“Don’t move – improve!” You might have seen this mantra recited on various DIY websites, and it does help to explain the rationale for converting a loft rather than moving home. Doing the former can add up to 20% to your property’s value, the HomeOwners Alliance notes.
However, while a loft conversion can be much less hassle than an extension, it’s still no easy project. Here are some checks you must make before deciding whether it’s even a practical possibility.
To do that, run a tape measure from the loft’s floor right up to the tallest part of the ceiling. You need at least 2.2m in head height here, the consumer watchdog organisation Which? warns; otherwise, that loft conversion will be off the menu.
While you’re in the loft, assess whether its internal footprint measures at least 5.5m side to side, including the chimney, and 7.5m front to back. If so, this would be another sign you’re good to go.
If your home is Victorian, it probably has less loft space than the average twentieth-century home, but that’s not the only reason to consider when your home was built. The time of construction will, after all, affect whether you are looking at a roof with rafters or trusses.
The former run along the roof’s edge, leaving the underlying space mainly hollow. It’s harder but not impossible to convert a space with trusses, as they will need replacing with extra structural support.
Where will the staircase go, and how much space will it take up, in the converted loft? Of course, you might not be certain right now, but at least a ballpark idea would help, as even the most space-efficient staircase could lose you more floor space than you were expecting.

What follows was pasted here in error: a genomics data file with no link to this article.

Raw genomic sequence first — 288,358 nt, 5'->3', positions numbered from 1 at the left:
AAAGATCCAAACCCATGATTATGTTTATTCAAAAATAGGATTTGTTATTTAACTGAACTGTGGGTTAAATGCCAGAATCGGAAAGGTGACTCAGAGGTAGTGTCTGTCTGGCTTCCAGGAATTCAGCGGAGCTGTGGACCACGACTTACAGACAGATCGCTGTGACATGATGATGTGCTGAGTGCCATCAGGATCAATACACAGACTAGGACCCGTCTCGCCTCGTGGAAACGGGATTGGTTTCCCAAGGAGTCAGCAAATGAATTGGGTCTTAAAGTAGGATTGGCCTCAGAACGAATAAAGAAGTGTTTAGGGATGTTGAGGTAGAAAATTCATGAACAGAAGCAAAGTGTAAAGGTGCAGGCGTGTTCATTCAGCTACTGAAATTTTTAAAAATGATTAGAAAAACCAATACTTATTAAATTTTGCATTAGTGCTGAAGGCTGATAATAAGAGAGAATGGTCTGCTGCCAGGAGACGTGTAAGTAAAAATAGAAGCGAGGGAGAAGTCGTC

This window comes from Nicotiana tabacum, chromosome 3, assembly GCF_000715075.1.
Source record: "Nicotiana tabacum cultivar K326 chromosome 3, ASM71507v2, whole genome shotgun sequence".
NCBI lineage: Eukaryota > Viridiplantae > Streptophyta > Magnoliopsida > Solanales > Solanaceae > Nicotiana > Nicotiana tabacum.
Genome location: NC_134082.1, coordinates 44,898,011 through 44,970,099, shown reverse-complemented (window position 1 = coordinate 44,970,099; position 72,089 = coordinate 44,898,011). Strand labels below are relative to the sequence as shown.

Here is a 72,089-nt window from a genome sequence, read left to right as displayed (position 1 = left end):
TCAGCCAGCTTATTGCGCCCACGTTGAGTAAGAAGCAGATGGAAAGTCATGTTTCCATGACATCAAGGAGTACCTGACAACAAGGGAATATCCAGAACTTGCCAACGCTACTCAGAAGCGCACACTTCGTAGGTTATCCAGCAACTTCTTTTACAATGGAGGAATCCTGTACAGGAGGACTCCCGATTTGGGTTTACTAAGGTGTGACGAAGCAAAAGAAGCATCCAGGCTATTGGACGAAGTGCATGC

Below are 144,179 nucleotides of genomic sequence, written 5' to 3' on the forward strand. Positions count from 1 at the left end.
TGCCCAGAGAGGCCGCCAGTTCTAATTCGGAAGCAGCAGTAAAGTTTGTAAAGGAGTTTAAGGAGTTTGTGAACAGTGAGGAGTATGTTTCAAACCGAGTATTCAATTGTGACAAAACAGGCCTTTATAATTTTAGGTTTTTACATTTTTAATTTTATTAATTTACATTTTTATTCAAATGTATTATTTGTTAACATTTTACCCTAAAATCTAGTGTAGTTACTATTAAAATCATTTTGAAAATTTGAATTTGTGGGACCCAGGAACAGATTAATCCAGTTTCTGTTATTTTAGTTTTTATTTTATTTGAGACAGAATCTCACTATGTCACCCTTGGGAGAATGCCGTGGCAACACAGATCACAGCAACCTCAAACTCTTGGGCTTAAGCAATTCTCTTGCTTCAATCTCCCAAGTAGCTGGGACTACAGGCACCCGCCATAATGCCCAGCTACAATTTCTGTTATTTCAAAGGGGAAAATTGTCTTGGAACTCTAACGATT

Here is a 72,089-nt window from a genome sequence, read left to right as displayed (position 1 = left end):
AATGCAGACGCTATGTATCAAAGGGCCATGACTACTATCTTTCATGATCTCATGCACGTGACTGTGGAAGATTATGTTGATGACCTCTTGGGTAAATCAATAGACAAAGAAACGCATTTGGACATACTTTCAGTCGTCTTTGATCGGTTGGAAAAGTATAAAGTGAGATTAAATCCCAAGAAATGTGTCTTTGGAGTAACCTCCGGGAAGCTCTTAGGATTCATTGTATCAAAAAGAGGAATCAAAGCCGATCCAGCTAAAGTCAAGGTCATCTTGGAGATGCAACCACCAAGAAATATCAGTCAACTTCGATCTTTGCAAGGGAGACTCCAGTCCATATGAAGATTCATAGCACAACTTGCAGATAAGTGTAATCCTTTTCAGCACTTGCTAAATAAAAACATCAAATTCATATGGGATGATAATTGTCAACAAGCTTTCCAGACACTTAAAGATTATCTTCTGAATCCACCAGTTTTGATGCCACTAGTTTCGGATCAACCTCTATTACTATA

However, the right type of loft boarding, like the award-winning loft boarding service from Instaloft, could actually increase floor space, not to mention protect insulation currently beneath the floor.
There are multiple different types from which to choose, the four main ones being the roof light, dormer, hip-to-gable and mansard varieties. Roof light conversions are easily the cheapest and least disruptive, as the only necessary changes to the roof would be adding skylight windows.
Dormers add extensions protruding from the roof’s slope, while hip-to-gable and mansard conversions are both more adventurous but add more space, too.
The answer is likely to be no, as most loft conversions are usually deemed Permitted Development (PD), Homebuilding & Renovating explains. However, there remain specified parameters to which the design must adhere. For example, any included dormer mustn’t exceed the roof’s highest height.
You can approach your local planning department to learn the applicable terms and conditions, while your loft conversion project will require Building Regulations approval, too. Look particularly at Parts L, K, B and P of those Regulations.